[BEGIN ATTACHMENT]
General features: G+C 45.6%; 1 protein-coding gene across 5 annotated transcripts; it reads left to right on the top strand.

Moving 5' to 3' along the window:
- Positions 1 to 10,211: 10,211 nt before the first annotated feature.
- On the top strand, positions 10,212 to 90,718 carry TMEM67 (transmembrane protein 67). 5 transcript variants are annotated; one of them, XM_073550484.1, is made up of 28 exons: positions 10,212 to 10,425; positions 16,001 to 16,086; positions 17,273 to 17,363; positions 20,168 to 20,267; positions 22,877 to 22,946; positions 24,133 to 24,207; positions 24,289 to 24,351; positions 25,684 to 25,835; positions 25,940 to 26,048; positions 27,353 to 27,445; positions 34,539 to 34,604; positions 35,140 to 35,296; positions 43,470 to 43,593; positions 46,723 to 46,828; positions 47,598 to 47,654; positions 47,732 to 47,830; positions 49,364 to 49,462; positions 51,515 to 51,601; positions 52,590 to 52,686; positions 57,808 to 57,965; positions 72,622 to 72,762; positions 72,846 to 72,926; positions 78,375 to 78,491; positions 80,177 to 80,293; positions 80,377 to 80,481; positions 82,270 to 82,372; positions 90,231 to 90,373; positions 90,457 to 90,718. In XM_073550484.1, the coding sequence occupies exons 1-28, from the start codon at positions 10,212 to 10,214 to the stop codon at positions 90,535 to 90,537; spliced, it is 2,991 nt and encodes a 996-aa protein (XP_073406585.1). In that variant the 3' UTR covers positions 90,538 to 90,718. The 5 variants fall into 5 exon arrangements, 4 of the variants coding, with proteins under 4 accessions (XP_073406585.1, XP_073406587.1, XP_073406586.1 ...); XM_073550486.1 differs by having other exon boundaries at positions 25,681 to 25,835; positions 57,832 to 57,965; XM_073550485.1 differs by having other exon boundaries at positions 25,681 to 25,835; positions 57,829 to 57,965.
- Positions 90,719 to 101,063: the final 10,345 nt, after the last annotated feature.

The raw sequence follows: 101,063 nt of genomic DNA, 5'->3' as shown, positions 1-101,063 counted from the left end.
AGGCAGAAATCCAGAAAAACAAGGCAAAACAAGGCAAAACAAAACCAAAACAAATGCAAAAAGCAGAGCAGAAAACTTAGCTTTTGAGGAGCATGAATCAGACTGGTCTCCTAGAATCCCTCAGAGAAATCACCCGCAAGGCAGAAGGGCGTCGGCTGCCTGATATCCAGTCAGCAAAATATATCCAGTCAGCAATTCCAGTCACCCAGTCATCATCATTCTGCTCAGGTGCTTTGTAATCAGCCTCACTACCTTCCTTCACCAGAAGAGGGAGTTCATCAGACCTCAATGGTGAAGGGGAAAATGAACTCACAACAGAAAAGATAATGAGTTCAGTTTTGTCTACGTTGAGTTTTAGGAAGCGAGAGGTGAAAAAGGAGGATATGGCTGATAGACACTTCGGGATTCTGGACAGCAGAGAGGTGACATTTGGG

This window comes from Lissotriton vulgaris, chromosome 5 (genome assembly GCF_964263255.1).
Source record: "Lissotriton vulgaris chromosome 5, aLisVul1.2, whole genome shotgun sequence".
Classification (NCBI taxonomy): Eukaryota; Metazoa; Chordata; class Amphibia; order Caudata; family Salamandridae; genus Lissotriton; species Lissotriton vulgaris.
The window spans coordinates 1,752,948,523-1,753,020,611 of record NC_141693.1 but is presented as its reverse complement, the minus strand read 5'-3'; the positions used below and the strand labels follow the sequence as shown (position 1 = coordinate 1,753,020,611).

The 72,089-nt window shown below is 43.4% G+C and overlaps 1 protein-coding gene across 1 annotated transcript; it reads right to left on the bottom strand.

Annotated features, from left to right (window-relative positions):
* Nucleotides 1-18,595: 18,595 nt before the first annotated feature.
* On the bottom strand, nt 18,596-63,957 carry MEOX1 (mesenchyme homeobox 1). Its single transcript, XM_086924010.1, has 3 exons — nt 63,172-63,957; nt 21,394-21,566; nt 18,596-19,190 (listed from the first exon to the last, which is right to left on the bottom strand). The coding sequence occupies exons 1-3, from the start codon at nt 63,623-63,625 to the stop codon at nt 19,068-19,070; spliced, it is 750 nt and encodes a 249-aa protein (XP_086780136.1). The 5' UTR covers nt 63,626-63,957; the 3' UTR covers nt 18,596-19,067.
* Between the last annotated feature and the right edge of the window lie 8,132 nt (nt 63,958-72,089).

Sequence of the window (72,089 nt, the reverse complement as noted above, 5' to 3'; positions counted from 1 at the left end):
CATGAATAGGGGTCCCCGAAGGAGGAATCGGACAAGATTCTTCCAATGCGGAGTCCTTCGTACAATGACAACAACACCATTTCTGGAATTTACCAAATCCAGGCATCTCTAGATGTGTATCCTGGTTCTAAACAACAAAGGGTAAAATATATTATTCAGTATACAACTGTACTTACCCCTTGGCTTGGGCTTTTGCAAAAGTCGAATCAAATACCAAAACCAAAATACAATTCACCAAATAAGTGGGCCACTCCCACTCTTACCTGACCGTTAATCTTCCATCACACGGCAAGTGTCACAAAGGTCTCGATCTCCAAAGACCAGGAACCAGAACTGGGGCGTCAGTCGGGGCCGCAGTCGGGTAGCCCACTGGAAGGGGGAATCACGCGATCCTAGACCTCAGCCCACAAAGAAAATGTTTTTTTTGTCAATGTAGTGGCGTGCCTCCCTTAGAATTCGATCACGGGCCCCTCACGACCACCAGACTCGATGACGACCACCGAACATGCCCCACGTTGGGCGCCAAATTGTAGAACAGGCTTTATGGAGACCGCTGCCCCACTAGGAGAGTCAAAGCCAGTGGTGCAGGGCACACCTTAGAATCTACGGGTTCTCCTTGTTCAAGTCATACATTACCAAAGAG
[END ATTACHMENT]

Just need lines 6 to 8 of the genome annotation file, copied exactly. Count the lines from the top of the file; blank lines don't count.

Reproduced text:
The raw sequence follows: 101,063 nt of genomic DNA, 5'->3' as shown, positions 1-101,063 counted from the left end.
AGGCAGAAATCCAGAAAAACAAGGCAAAACAAGGCAAAACAAAACCAAAACAAATGCAAAAAGCAGAGCAGAAAACTTAGCTTTTGAGGAGCATGAATCAGACTGGTCTCCTAGAATCCCTCAGAGAAATCACCCGCAAGGCAGAAGGGCGTCGGCTGCCTGATATCCAGTCAGCAAAATATATCCAGTCAGCAATTCCAGTCACCCAGTCATCATCATTCTGCTCAGGTGCTTTGTAATCAGCCTCACTACCTTCCTTCACCAGAAGAGGGAGTTCATCAGACCTCAATGGTGAAGGGGAAAATGAACTCACAACAGAAAAGATAATGAGTTCAGTTTTGTCTACGTTGAGTTTTAGGAAGCGAGAGGTGAAAAAGGAGGATATGGCTGATAGACACTTCGGGATTCTGGACAGCAGAGAGGTGACATTTGGG

This window comes from Lissotriton vulgaris, chromosome 5 (genome assembly GCF_964263255.1).